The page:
Bush’s 2006 State of the Union address was dominated by Iraq and national security, with the president showing an unapologetic approach to an unpopular conflict.
Clinton delivered an address that ranged from nitty-gritty policy proposals such as calling for a renewal of fast-track trade negotiating authority to his trumpeting of his balanced budget.
His praise of members of Congress and the public were reminiscent of Reagan’s sunny ways. “We have moved past the sterile debate between those who say government is the enemy and those who say government is the answer. My fellow Americans, we have found a third way,” Clinton said.
What was to come that year in Congress wasn’t pretty. The impeachment debate largely took over, culminating in December with the House impeaching the president. In February 1999, the Senate acquitted him.
That impeachment fight, though, did not prevent Clinton’s party from increasing their share of seats in the House — from 207 at the beginning of the 105th Congress to 211 on Election Day 1998 — and holding steady in the Senate. The Democrats were still in the minority, but they avoided the historical trend of losses for the president’s party in his second round of congressional midterms. In the fallout, Speaker Newt Gingrich, R-Ga., resigned his seat. The irony is a stunning one: The impeached president stayed in office, was acquitted and saw his party gain House seats. His chief rival, Gingrich, headed for the private sector.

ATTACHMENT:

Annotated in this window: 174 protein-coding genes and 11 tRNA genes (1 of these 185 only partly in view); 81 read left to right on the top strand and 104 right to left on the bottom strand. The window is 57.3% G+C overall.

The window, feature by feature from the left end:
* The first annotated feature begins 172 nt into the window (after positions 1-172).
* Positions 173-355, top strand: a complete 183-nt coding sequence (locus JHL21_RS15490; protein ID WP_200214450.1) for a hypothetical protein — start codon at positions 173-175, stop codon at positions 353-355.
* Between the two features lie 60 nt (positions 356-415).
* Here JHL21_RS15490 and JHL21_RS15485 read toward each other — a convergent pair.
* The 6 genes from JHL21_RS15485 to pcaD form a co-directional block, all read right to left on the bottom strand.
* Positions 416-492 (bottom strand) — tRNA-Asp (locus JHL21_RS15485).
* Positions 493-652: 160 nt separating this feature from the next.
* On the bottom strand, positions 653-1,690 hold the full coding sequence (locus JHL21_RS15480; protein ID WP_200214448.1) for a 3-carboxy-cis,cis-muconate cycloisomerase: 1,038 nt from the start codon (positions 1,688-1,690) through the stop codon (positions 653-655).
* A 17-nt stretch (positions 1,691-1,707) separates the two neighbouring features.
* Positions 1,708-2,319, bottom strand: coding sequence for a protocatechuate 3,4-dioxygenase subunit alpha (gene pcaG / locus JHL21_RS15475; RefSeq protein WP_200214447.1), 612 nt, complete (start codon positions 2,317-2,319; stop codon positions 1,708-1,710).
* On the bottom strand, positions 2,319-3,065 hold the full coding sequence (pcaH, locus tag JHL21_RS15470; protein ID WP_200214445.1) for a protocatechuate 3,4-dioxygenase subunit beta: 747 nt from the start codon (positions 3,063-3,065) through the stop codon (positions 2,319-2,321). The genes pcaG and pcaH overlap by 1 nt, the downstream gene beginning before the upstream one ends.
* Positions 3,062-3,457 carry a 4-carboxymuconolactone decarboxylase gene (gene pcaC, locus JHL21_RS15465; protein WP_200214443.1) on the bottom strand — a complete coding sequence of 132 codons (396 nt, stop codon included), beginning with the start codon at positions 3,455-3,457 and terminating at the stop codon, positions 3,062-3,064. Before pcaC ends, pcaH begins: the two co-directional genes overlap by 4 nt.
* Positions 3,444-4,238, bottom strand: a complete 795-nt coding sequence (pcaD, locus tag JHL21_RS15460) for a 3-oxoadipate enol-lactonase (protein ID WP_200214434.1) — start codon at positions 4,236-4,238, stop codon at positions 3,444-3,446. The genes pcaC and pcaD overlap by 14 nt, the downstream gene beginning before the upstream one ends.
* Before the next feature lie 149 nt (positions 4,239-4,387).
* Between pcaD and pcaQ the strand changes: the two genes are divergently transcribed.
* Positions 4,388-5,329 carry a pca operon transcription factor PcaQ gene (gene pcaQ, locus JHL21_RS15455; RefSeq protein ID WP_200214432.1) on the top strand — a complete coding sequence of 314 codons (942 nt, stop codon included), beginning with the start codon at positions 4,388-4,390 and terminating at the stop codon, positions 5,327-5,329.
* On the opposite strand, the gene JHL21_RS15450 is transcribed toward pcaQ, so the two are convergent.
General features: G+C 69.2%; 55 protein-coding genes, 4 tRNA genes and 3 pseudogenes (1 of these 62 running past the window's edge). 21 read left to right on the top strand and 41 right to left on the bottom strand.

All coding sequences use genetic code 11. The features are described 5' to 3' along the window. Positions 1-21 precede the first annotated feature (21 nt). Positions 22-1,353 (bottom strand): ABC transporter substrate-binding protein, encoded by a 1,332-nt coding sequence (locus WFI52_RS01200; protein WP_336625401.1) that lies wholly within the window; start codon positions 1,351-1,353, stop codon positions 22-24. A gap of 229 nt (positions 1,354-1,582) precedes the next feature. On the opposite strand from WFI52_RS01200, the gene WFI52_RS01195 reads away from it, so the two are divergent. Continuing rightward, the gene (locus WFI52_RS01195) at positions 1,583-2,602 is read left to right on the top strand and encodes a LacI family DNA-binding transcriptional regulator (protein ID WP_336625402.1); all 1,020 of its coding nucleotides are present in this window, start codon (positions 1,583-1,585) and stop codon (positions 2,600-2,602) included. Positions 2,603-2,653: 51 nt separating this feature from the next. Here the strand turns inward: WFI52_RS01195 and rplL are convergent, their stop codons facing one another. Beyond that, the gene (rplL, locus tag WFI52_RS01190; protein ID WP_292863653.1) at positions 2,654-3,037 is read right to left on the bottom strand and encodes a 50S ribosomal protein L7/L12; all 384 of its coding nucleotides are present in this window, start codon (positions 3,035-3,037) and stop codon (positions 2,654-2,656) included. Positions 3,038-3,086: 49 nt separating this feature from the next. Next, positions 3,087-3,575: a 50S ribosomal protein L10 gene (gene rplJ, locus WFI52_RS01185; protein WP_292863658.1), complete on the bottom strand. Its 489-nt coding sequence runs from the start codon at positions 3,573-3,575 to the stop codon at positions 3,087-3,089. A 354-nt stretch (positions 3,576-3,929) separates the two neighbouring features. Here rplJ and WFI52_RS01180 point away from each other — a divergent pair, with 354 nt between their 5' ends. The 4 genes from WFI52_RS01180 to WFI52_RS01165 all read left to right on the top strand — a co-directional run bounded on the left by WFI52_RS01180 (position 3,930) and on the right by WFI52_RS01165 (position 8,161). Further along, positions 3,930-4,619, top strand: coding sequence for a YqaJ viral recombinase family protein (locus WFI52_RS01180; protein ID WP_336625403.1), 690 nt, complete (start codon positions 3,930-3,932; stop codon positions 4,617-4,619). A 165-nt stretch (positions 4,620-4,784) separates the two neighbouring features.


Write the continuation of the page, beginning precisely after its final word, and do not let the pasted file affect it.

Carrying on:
In 2004, Bush pulled off what eluded his father, George H.W. Bush: winning re-election. But by 2006, the war in Iraq and the botched response to Hurricane Katrina cast a pall over his State of the Union. The emphasis on Iraq and national security dominated Bush’s address, with the president showing an unapologetic approach to an unpopular conflict.
“In the coming year, I will continue to reach out and seek your good advice. Yet there is a difference between responsible criticism that aims for success and defeatism that refuses to acknowledge anything but failure. Hindsight alone is not wisdom, and second-guessing is not a strategy,” he said.
And although there were moments of levity, such as his reference to Clinton as one of his father’s favorite people, and some policy wonkdom (he called for more research into turning switchgrass into an energy source), the speech was weighted toward security concerns. New Orleans, still drying out and pulling itself together after Katrina and its subsequent floods, wasn’t mentioned until the very end of the speech, almost an afterthought.
In November, the voters took it out on Bush’s party, deposing the majority GOP in both chambers in favor of a solid Democratic majority of 232 seats and a razor-thin, 51-49, Democratic majority in the Senate.
As President Barack Obama addresses the nation Tuesday night, he’ll have an audience at his disposal that few public figures ever attain: the eyes and ears of the country and its most powerful figures. The millions of Americans listening to the speech — and their immediate reactions — will certainly be on his mind. The historical judgment will have to wait until November.
Vice President Joe Biden waits to conduct a mock swearing-in ceremony with Sen. Brian Schatz, D-Hawaii, in the Capitol's Old Senate Chamber, December 2, 2014. Schatz was sworn in to serve the remainder of his term since he was appointed to the seat after Sen. Daniel Inouye, D-Hawaii, passed away.